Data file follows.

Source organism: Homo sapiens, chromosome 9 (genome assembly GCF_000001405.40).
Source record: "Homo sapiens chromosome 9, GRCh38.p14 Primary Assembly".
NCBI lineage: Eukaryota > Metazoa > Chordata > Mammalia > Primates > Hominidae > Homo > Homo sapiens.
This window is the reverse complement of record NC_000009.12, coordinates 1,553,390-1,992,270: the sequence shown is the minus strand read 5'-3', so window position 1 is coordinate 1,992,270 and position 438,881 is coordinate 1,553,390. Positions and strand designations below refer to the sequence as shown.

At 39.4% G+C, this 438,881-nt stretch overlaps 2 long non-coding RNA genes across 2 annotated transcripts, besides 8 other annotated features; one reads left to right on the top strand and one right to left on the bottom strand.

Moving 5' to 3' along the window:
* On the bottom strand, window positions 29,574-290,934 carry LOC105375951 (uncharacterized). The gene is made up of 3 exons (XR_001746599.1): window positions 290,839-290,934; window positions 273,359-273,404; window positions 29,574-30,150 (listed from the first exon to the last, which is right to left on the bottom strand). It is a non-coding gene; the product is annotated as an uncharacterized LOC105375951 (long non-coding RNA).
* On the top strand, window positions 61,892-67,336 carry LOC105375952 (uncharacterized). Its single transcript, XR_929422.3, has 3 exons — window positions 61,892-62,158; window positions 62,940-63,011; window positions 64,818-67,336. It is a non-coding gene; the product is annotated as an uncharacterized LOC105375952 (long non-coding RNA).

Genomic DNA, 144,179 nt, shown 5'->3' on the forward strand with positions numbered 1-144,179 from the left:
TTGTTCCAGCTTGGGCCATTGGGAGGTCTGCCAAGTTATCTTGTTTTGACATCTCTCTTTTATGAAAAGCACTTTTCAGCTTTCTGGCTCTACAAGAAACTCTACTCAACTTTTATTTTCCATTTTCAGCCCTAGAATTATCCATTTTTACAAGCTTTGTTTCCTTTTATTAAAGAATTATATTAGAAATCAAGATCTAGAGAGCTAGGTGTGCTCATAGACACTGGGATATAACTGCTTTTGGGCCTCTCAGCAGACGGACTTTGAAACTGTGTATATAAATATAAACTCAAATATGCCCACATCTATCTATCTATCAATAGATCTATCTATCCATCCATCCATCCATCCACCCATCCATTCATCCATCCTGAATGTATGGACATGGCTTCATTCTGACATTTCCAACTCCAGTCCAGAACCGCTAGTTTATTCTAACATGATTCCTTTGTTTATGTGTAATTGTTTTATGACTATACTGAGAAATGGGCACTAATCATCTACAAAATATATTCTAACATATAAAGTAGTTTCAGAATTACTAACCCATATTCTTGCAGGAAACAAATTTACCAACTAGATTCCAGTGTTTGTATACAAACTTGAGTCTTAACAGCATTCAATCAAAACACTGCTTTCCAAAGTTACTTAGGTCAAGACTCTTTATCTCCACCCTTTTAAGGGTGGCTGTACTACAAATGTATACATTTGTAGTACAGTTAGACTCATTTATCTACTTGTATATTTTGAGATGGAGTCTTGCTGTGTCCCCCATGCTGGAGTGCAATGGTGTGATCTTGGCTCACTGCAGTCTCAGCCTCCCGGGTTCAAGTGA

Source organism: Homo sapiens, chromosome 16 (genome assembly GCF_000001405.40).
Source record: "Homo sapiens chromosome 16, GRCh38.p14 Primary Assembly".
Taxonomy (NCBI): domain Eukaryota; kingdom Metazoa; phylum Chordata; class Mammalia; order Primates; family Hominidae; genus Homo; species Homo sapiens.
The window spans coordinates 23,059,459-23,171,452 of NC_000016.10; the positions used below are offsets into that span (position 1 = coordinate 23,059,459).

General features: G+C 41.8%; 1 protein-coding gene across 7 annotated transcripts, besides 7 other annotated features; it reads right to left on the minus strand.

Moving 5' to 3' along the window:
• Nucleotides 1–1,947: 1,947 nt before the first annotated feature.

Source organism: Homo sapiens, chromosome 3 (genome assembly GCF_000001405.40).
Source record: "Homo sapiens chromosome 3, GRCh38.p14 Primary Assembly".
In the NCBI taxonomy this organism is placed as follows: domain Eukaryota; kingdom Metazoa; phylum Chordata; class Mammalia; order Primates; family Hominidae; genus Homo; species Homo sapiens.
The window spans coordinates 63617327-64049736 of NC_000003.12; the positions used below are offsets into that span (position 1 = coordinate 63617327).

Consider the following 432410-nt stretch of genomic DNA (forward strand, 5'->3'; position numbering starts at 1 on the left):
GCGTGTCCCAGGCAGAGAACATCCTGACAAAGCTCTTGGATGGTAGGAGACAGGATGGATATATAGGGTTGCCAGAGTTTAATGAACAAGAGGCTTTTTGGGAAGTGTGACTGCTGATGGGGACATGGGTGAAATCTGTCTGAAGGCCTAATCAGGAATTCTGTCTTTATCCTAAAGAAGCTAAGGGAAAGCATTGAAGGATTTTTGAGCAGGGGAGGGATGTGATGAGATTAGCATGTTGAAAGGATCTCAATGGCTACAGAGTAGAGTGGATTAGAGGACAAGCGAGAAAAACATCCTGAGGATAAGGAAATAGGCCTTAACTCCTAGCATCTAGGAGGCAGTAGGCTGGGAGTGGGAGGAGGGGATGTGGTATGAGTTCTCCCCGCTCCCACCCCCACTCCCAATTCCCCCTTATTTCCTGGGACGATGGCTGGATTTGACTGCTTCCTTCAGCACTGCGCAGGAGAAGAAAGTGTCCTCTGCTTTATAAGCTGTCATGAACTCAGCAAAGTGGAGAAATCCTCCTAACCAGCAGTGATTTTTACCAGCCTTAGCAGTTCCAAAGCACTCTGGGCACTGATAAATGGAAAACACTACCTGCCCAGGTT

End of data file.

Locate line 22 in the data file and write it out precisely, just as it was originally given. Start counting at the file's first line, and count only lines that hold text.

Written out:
Consider the following 432410-nt stretch of genomic DNA (forward strand, 5'->3'; position numbering starts at 1 on the left):